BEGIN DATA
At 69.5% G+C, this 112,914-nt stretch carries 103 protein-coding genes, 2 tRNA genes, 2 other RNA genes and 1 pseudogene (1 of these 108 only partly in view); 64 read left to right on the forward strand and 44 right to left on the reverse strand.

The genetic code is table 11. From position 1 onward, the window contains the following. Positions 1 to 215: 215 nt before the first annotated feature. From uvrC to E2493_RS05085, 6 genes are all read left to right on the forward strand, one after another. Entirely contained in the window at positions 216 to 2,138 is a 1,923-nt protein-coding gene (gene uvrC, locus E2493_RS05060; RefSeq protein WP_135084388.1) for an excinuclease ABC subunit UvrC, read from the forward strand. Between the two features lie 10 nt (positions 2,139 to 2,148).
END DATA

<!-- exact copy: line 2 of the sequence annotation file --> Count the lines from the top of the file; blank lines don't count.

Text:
The genetic code is table 11. From position 1 onward, the window contains the following. Positions 1 to 215: 215 nt before the first annotated feature. From uvrC to E2493_RS05085, 6 genes are all read left to right on the forward strand, one after another. Entirely contained in the window at positions 216 to 2,138 is a 1,923-nt protein-coding gene (gene uvrC, locus E2493_RS05060; RefSeq protein WP_135084388.1) for an excinuclease ABC subunit UvrC, read from the forward strand. Between the two features lie 10 nt (positions 2,139 to 2,148).